(For laughs, let’s juxtapose Deady’s stats with say… Hawkeye, who, despite having no real super powers, has (mostly) managed to dodge fatal attacks and dismemberment.)





Deadpool’s natural physical attributes have been enhanced. Deadpool’s musculature generates considerably less fatigue toxins than the muscles of an ordinary human being, granting him superhuman levels of stamina in all physical activities. His natural strength, agility and reflexes have been enhanced to levels that are beyond the natural limits of the human body. Deadpool’s agility and reaction time are superior to those of even the finest human athlete.

So how come Mr. Pool keeps getting shot in the face? Is it just for our amusement and titillation? Are the writers so lazy they can’t think of situations where Wade might actually show enough skill to NOT get his arm chopped off? Or is it simply because Wade is so crazy he doesn’t even try to avoid injury?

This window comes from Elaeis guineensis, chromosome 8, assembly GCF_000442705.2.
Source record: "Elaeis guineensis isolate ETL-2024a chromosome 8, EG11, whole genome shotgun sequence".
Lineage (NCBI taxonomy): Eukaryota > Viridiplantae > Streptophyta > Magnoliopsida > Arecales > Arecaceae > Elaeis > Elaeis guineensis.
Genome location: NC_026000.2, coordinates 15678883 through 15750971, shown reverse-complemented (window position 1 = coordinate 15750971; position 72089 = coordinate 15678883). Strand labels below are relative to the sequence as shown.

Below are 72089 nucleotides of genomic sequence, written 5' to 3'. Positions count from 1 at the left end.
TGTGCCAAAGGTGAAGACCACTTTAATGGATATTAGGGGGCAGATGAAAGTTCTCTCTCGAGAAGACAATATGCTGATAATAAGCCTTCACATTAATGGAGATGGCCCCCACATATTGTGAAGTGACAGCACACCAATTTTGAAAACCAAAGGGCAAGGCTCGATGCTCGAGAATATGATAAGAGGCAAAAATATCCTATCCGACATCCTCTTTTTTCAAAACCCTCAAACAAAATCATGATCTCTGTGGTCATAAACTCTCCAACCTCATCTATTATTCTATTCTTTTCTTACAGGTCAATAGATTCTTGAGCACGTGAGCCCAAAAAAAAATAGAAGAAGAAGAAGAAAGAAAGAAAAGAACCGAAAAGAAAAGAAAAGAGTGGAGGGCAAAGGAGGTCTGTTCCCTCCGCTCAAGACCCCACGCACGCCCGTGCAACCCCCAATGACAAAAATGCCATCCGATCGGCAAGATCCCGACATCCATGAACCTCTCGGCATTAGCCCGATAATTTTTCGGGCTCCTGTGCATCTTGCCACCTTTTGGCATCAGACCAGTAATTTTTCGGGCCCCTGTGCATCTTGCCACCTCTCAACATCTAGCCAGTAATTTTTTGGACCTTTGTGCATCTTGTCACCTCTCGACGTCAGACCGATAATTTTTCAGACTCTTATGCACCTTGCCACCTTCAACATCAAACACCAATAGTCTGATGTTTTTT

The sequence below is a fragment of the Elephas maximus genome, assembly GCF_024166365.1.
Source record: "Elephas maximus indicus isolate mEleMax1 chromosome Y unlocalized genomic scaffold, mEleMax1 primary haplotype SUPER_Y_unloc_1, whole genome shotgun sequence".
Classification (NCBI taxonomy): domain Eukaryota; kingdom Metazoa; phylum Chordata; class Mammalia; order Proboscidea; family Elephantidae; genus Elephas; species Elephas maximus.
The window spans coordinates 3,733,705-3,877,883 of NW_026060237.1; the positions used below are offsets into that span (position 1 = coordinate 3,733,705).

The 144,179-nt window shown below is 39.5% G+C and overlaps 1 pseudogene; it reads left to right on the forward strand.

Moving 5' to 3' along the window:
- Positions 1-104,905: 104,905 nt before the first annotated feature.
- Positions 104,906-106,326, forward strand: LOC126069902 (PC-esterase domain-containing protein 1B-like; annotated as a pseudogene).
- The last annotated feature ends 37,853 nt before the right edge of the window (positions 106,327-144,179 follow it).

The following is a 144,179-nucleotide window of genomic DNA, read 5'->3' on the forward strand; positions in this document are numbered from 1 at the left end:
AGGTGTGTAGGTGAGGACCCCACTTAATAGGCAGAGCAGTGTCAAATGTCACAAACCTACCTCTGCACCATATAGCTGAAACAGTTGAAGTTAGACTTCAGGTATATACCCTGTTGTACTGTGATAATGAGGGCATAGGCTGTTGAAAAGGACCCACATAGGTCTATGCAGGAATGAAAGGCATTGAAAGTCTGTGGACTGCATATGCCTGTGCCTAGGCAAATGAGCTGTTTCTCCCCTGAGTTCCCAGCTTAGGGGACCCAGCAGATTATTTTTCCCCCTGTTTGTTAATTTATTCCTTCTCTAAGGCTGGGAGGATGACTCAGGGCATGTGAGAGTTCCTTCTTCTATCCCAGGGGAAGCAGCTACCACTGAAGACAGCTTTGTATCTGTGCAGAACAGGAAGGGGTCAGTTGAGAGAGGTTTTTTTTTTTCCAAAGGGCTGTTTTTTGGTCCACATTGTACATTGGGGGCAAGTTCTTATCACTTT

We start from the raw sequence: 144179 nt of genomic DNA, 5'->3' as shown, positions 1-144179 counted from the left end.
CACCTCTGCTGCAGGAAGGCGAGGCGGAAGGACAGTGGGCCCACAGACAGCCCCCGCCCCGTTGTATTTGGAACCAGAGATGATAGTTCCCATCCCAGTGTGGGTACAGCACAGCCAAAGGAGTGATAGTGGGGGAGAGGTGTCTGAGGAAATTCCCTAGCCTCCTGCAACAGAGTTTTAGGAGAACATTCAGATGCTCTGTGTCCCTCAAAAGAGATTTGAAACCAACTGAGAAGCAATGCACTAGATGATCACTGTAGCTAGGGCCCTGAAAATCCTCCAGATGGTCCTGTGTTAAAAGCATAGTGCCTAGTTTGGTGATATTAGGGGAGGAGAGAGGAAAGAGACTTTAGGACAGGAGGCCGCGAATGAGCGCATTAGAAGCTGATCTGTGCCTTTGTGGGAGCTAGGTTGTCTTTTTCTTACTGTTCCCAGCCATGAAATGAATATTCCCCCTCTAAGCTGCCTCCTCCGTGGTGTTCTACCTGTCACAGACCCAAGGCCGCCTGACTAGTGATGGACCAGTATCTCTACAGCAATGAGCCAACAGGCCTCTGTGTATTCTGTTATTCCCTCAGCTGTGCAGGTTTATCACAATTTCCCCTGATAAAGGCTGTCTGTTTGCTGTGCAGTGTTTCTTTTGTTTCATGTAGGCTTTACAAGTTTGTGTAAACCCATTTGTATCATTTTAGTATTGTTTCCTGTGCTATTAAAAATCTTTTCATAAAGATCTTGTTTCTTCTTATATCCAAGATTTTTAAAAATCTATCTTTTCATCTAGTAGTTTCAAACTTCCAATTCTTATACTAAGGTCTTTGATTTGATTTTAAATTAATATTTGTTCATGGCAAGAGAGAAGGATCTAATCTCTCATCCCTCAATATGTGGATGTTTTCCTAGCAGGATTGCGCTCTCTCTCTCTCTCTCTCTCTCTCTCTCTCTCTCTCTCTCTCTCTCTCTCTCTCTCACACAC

I’m not saying I never want to see Wade get abused, but once in a while I’d love to see him take care of business without being mutilated. (Sigh) Am I just gettin’ too old for comics? GOD forbid… but maybe.



WolverineSee Deadpool rant. I have the same issue with Mr. Howlett. (Loss-of-healing-factor issues notwithstanding.) I know he comes at enemies like a weed whacking tank – with little thought but, OCCASIONALLY, I’d like to see Logan’s vaunted “Samurai training” and 100-year fighting experience pan out BEFORE he takes a sword/bullet/laser to the gut. JMO, of course, but is it too much to ask?

Again, if Spidey, Cap, Clint Barton, Daredevil, Batman AND Robin can dodge fatal knife, bullet, and death-ray wounds successfully for 50(+) years, why can’t Wolverine and Deadpool once in a blue moon? Throw a little love to character profile continuity.